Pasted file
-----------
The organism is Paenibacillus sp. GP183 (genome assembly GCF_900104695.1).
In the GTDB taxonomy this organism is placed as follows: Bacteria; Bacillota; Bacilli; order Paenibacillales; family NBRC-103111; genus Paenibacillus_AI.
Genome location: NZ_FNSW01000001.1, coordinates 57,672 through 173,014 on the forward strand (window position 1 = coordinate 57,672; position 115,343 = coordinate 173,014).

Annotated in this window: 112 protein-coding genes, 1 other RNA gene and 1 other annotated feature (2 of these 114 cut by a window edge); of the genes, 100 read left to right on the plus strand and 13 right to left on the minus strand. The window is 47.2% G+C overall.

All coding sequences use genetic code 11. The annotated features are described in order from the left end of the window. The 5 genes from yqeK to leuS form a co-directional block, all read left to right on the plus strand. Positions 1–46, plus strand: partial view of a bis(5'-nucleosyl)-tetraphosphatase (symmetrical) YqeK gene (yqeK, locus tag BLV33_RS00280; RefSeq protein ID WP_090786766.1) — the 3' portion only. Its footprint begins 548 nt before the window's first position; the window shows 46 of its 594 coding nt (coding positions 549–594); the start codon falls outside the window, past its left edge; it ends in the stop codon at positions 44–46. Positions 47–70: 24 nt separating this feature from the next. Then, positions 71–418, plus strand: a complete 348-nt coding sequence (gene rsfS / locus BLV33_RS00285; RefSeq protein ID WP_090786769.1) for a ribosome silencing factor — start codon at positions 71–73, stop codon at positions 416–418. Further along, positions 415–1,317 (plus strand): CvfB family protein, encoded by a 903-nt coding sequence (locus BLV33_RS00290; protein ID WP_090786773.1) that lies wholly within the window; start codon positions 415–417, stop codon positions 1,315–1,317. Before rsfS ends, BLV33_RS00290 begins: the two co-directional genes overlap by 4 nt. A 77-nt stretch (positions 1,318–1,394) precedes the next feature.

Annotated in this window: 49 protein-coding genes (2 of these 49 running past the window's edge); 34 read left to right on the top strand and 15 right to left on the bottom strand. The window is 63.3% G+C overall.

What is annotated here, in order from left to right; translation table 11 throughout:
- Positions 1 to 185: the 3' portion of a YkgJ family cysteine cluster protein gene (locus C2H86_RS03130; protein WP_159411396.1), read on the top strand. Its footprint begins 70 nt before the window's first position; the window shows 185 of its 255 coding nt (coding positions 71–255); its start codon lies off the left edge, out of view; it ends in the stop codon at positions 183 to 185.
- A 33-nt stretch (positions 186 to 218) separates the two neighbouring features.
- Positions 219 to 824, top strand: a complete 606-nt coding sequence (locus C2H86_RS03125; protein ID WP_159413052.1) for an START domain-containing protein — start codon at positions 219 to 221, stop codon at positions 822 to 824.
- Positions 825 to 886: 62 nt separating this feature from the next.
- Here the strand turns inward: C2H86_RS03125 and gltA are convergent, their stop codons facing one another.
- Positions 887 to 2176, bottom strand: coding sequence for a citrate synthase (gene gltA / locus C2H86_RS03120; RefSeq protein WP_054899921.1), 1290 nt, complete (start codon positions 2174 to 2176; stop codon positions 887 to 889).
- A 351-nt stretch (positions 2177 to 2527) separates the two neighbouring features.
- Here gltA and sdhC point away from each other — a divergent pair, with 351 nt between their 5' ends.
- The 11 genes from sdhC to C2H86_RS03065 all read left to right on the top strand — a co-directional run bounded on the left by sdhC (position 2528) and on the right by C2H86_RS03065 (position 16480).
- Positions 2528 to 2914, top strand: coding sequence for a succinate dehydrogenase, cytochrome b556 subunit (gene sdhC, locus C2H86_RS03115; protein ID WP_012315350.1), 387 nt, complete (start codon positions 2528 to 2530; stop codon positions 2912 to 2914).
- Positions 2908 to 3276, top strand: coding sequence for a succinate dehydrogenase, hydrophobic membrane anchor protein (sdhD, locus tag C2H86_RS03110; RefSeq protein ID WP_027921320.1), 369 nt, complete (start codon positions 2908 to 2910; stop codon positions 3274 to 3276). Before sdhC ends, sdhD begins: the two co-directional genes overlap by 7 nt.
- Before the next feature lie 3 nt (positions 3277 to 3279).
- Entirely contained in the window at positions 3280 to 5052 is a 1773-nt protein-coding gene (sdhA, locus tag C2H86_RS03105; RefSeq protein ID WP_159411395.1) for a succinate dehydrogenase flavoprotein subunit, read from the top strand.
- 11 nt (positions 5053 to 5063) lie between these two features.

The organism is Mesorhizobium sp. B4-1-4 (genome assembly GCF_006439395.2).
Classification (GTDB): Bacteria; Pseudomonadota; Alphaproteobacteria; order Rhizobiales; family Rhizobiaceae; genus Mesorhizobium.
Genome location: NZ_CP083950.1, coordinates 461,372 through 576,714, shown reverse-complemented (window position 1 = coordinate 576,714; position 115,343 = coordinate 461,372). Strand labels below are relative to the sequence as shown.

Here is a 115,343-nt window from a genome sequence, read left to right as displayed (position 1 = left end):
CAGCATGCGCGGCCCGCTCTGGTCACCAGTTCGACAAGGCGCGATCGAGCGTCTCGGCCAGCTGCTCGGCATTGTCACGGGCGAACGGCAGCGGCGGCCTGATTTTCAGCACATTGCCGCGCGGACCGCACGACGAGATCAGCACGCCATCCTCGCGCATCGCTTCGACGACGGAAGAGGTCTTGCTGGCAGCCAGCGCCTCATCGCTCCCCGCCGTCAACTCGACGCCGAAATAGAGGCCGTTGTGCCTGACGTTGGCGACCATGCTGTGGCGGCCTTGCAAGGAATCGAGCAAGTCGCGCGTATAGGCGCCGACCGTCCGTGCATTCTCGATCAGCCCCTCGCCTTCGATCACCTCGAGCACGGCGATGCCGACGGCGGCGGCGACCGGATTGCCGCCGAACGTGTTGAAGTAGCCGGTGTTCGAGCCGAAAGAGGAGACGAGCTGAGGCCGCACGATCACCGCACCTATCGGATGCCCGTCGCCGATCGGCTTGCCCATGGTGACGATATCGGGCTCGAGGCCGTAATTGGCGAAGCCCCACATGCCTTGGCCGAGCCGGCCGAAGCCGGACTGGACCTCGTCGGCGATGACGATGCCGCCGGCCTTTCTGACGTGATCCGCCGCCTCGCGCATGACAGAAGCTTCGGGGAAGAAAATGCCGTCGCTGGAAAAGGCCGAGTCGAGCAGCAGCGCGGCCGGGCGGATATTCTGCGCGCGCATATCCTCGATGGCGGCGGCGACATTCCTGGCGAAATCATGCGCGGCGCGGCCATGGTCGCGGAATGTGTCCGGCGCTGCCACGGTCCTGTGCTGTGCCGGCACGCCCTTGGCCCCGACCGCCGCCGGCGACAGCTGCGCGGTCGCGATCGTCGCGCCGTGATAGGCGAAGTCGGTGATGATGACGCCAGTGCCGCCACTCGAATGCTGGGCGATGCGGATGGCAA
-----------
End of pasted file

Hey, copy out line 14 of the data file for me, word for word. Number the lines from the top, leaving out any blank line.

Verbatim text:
- A 351-nt stretch (positions 2177 to 2527) separates the two neighbouring features.